Argument for the In-Class SNAPtastic Debate

On Tuesday, our Nutrition and Society class was split in two and instructed to provide sensible arguments (like those that are occurring, we hope, in the halls of Congress) related to the 2012 Farm Bill and specifically the Supplemental Nutrition Assistance Program — better know as SNAP.

My contribution to the Pro-Reforming SNAP group took the form of bullet points, which I’ve included below:

Conservative commentators and politicians, along with more progressive nutritionists are in agreement.  Federal dollars can do a better job of discouraging unhealthy habits like soda consumption while promoting the habits that more affluent families value, have access to, and more likely act on (i.e. patronage of farmers markets, using skills and free time to cook or recreate, etc.).  And we can start by reforming SNAP.

My primary interest in seeking reform comes out of a concern over health care costs, which clearly aren’t borne by individuals.  This is especially true when individuals participate in Medicaid or Medicare programs, but it’s less evident in the role that other people play in determining an individual’s health insurance premiums.  If we’re really serious about reaping the benefits of preventative care – instead of proclaiming what the benefits are in public forums – we would reform SNAP and the food system as a whole to level the playing field between fruits and veggies, and their largest competitor in the marketplace (highly processed foods whether they be in the sugary, fatty, or salty realms).

We won’t solve anything by banning the SNAP-py purchase of this beverage or the colorful edibles above.

After all, “According to the USDA, 70% of recipients spend their own money to purchase a portion of their household food.”  This means that if you want soda, you get soda.  Instead of installing another bandaid atop the lip of the soda bottle, we need a vision for how to use the Farm Bill, and SNAP specifically to channel funds towards low-income people who value nutrition.  They need support.  And so do farmers, who would love to broaden the Occupy Movement to include chapters focused on occupying new farmers markets in urban deserts

[This is pure embellishment, but the point is that a lot of farmers I know would kill to feed more people, especially the hungry, working poor – they just need to see the federal government, local organizations, and citizens step up to the plate by opening up new markets for their goods].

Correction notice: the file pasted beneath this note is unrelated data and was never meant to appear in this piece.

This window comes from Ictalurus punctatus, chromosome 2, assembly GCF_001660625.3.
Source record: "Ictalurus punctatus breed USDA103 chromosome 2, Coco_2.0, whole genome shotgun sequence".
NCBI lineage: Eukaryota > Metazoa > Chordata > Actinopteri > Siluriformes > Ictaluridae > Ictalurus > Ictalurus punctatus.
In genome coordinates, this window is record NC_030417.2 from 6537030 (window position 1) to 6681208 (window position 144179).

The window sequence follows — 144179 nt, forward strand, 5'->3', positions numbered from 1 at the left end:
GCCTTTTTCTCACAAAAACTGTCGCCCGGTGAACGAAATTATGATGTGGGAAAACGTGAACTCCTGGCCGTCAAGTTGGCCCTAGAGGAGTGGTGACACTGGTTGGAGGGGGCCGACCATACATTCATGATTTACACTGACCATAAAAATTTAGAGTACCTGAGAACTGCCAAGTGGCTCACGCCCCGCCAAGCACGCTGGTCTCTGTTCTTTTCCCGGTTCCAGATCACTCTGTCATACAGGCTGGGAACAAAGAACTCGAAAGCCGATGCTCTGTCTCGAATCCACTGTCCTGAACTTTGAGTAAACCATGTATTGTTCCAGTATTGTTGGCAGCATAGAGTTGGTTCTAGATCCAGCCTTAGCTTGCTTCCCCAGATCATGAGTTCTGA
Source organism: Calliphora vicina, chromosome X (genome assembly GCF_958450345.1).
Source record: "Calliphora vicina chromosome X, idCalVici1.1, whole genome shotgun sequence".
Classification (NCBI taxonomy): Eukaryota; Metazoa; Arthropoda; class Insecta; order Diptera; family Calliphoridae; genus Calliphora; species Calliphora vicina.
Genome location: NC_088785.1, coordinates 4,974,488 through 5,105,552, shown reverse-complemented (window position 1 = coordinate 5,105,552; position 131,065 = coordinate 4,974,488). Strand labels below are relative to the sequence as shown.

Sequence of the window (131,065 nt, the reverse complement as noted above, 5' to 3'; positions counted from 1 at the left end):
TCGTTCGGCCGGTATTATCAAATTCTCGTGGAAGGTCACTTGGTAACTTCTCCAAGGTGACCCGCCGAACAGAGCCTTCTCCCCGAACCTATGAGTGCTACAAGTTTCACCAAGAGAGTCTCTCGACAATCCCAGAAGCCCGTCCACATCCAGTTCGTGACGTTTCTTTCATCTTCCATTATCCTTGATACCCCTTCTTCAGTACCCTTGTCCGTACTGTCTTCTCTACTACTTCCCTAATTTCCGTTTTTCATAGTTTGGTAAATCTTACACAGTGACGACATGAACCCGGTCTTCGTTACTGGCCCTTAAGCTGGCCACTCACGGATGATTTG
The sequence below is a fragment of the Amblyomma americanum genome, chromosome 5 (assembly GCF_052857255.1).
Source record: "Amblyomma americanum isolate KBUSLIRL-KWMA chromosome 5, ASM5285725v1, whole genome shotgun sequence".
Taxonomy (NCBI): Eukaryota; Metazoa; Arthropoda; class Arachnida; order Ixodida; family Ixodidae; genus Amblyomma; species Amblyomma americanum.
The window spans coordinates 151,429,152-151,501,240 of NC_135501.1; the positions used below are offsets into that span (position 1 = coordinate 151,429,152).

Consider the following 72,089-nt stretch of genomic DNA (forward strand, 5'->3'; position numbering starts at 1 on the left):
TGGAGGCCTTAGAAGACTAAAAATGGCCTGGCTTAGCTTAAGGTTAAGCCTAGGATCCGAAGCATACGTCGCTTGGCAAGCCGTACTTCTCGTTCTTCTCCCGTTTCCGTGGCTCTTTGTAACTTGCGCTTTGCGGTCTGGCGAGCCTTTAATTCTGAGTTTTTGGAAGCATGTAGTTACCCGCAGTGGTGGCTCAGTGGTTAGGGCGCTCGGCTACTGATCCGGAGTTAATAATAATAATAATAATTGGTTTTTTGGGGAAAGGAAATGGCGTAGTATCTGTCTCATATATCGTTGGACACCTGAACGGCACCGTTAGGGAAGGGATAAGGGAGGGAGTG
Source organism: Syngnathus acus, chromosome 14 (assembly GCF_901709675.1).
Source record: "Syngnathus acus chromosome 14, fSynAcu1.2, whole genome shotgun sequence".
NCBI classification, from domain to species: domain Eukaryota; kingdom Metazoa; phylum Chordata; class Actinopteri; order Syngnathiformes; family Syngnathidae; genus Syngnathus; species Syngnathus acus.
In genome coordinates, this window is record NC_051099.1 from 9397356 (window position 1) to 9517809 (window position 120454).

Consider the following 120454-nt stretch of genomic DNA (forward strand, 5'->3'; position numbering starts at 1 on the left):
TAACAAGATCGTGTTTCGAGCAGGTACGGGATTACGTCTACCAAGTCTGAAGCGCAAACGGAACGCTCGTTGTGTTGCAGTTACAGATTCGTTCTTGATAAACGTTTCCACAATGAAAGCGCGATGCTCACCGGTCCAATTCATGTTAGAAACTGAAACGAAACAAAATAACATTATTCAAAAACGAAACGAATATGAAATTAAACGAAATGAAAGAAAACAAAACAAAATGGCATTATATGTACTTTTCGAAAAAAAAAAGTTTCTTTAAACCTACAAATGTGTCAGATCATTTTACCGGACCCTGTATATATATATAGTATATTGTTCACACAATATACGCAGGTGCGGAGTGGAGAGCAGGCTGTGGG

That’s what’s so beautiful about the Double Value Coupon Programs (DVCP) I mentioned in a previous post.  It provides the incentive that, coupled with banning pop and junk food, could send more people to farmers markets than ever.  Check out the growth of farmers markets in neighborhoods where the program was implemented by foundations and non-profit organizations like Wholesome Wave (see table below).

Farmers Market
SNAP Redemption Before DVCP ($)
SNAP
YEAR 1 DVCP Programming
SNAP
Year 2 DVCP Programming
East Atlanta, GA
300
1,322
2,972
Hope Street, RI
545
1,657
7,618
Billings Forge, CT
328
1,694
4,116
61st Street, Chicago, IL
1,100
5,000
10,118

Imagine if SNAP recipients could:

a) use their rollover benefits OR

b) supplement with their own cash OR

c) use a monthly pay-as-you-go framework …

… in order to afford becoming members of CSA’s.

It’s important to recognize that such “solutions” have probably been suggested and would require breaking down other barriers to ensure success.  But barriers like foodie skill-building (e.g. educating people how to prepare meals or preserve excesses), I submit, are barriers for the wider public and not just inhibitors for the poor.

And unless we release a flood of new programs that allow communities to develop healthier food systems, we don’t stand a chance at discouraging what’s easy and what’s causing chronic health problems that affect us all — that is, the mainstream American lifestyle that so many people recognize as the root cause of the problem.

Advertisements

One thought on “Argument for the In-Class SNAPtastic Debate

Leave a Reply

Fill in your details below or click an icon to log in:

WordPress.com Logo

You are commenting using your WordPress.com account. Log Out / Change )

Twitter picture

You are commenting using your Twitter account. Log Out / Change )

Facebook photo

You are commenting using your Facebook account. Log Out / Change )

Google+ photo

You are commenting using your Google+ account. Log Out / Change )

Connecting to %s